Moneycontrol
Last Updated : Dec 29, 2017 06:09 PM IST | Source: Moneycontrol.com

Abroad affection: As Japan welcomes Baahubali 2, a look at the country's love for Indian films

South Indian films had a good run in the overseas market. Will the Japan release prove beneficial for Baahubali 2?

Maryam Farooqui @farooqui_maryam
Team ‘Baahubali’ has contributed over 4 percent of the total earnings of the Celebrity 100 list.
Team ‘Baahubali’ has contributed over 4 percent of the total earnings of the Celebrity 100 list.

In 2017, South Indian films witnessed a promising trend in the overseas market with the euphoria surrounding these films getting fuelled by the dream run of Baahubali: The Conclusion in markets like US/Canada, United Kingdom, Gulf, Australia and China. And its international journey continues as the film will see a release in Japan and Russia on December 29 and January 11, respectively.

While audience is already queuing up in large numbers at ticket counters in Japan to book in advance, a special screening has been organised for Baahubali 2, which is an unusual setup as it says screaming screening where movie goers can watch the film the way they want to. Normally, cinema goers need to maintain silence while watching a film in the country.

baahubali japan

Producer Shobu Yarlagadda tweeted the Japanese trailer and the screening poster. Fans also took to the social media platform to post pictures with Baahubali 2 tickets in their hand. The craze for the movie signals the extent of the acceptance that Indian films have in the Japanese market.

In fact, it was Aamir Khan’s 3 Idiots that had opened the Japanese market for Hindi films after it was declared a hit. Earlier this year, Akifumi Sugihara of Nikkatsu Corporation, Japan’s 101 year old production studio, had said that the release of Indian films in Japan will soon double.

Films like 3 Idiots, Don 2 starring Shah Rukh Khan, Salman Khan-starrer Ek Tha Tiger, Jab Tak Hai Jaan and Telugu film Makkhi were all released in Japan by the production company.

Hindi films may have got a Japanese fan following lately but South Indian films had penetrated the market in 1995 itself with Rajinikanth’s film Muthu that became a craze amid the movie goers so much so that they got Rajinikanth and the film’s lead actress Meena on the cover of a snack. The film ran in Japanese theatres for around 23 weeks and at 90 percent occupancy. Another film, Robot, too had a strong foot hold in the country with the unedited 3-hour long film seeing a release in 1,300 theatres.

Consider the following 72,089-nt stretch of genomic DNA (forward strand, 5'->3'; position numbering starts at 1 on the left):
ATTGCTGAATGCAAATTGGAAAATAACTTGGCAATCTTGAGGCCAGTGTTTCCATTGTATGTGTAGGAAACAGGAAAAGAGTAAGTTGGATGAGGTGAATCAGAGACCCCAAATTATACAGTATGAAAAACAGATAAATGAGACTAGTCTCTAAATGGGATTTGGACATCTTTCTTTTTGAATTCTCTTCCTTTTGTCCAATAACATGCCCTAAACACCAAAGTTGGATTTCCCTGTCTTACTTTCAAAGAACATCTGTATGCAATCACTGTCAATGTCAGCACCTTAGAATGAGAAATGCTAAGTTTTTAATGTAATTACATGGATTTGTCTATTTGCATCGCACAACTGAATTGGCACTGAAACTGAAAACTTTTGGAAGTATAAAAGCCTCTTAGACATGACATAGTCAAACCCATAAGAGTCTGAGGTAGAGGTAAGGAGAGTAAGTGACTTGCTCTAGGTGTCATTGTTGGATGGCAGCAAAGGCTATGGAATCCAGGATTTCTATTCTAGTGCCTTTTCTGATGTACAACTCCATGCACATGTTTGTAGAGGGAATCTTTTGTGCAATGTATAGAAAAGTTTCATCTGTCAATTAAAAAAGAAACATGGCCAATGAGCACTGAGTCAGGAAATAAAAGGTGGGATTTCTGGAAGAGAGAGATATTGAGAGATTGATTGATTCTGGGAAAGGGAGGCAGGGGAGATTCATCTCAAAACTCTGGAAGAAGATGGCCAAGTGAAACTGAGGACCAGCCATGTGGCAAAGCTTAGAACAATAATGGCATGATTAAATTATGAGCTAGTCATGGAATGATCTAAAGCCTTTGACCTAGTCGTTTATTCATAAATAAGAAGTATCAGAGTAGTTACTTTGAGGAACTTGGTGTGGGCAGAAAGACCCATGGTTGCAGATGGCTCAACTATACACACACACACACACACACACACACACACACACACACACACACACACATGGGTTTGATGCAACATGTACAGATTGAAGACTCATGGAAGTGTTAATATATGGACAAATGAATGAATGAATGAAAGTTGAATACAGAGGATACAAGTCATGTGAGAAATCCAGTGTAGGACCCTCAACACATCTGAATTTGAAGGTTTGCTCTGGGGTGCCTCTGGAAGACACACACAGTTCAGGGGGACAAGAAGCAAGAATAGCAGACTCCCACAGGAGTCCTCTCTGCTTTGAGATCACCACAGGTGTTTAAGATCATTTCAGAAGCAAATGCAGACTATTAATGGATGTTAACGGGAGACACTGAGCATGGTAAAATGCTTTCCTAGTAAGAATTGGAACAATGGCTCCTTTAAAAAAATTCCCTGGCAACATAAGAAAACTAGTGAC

Muthu was released in Japan with the title Dancing Maharaja and it was soon dubbed into Japanese dialect.

The country’s love for South Indian films is so much that they organise tours to Chennai where fans pay visit to movie halls. And there is an element in the tour called Dancing Maharaja that includes meeting Rajinikanth.

Other offshore markets where South Indian films have created their magic

This year, apart from Baahubali 2, films like Mersal and Jai Lava Kusa gained a strong foothold overseas with the former crossing the USD 10 million (around Rs 63.91 crore) mark in just 12 days. Jai Lava Kusa was playing on 4,000 screens, making decent numbers in the overseas market. In the USA, the film had collected Rs 9.57 crore in the second week of its release and the worldwide numbers went up to Rs 175 crore.

Baahubali 2 had amassed Rs 9.87 crore- US/Canada during its first weekend and Rs 30.70 crore in total. In Gulf, the collections were Rs 10.57 crore for the first weekend and Rs 26.40 crore in total, Australia the business was Rs 5.37 crore in the first weekend and Rs 15.44 crore in total and in UK it was Rs 1.90 crore for the opening weekend and Rs 7.28 crore in total.

Other south Indian venture, Vivegam, minted Rs 9.3 crore in Malaysia, Rs 7.8 crore in the UAE, Rs 3.8 crore in Singapore, Rs 3.4 crore in the US, Rs 2.7 crore in Sri Lanka, Rs 1.4 crore in the UK, Rs 1.2 crore in Australia - New Zealand and an estimated collection of Rs 4 crore from rest of the world.
First Published on Dec 29, 2017 06:09 pm
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